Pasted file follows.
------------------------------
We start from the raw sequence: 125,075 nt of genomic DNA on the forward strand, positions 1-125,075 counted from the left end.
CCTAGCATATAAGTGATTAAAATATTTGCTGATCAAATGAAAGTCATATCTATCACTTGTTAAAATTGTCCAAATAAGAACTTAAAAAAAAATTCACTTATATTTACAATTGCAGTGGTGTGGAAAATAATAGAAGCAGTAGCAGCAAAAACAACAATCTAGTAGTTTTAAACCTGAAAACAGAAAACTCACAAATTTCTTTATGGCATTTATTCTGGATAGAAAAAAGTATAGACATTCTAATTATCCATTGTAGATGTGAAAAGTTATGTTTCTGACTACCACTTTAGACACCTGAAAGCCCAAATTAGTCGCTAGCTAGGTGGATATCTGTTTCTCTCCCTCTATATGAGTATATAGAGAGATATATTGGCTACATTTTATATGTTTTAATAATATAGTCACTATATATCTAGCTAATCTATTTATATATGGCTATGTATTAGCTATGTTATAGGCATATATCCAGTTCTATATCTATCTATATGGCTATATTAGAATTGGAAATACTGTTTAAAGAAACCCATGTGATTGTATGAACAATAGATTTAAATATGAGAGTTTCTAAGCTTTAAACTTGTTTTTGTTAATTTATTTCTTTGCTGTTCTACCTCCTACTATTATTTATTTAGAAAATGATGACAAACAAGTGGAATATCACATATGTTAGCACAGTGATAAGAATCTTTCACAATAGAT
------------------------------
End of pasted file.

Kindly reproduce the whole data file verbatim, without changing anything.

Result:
We start from the raw sequence: 125,075 nt of genomic DNA on the forward strand, positions 1-125,075 counted from the left end.
CCTAGCATATAAGTGATTAAAATATTTGCTGATCAAATGAAAGTCATATCTATCACTTGTTAAAATTGTCCAAATAAGAACTTAAAAAAAAATTCACTTATATTTACAATTGCAGTGGTGTGGAAAATAATAGAAGCAGTAGCAGCAAAAACAACAATCTAGTAGTTTTAAACCTGAAAACAGAAAACTCACAAATTTCTTTATGGCATTTATTCTGGATAGAAAAAAGTATAGACATTCTAATTATCCATTGTAGATGTGAAAAGTTATGTTTCTGACTACCACTTTAGACACCTGAAAGCCCAAATTAGTCGCTAGCTAGGTGGATATCTGTTTCTCTCCCTCTATATGAGTATATAGAGAGATATATTGGCTACATTTTATATGTTTTAATAATATAGTCACTATATATCTAGCTAATCTATTTATATATGGCTATGTATTAGCTATGTTATAGGCATATATCCAGTTCTATATCTATCTATATGGCTATATTAGAATTGGAAATACTGTTTAAAGAAACCCATGTGATTGTATGAACAATAGATTTAAATATGAGAGTTTCTAAGCTTTAAACTTGTTTTTGTTAATTTATTTCTTTGCTGTTCTACCTCCTACTATTATTTATTTAGAAAATGATGACAAACAAGTGGAATATCACATATGTTAGCACAGTGATAAGAATCTTTCACAATAGAT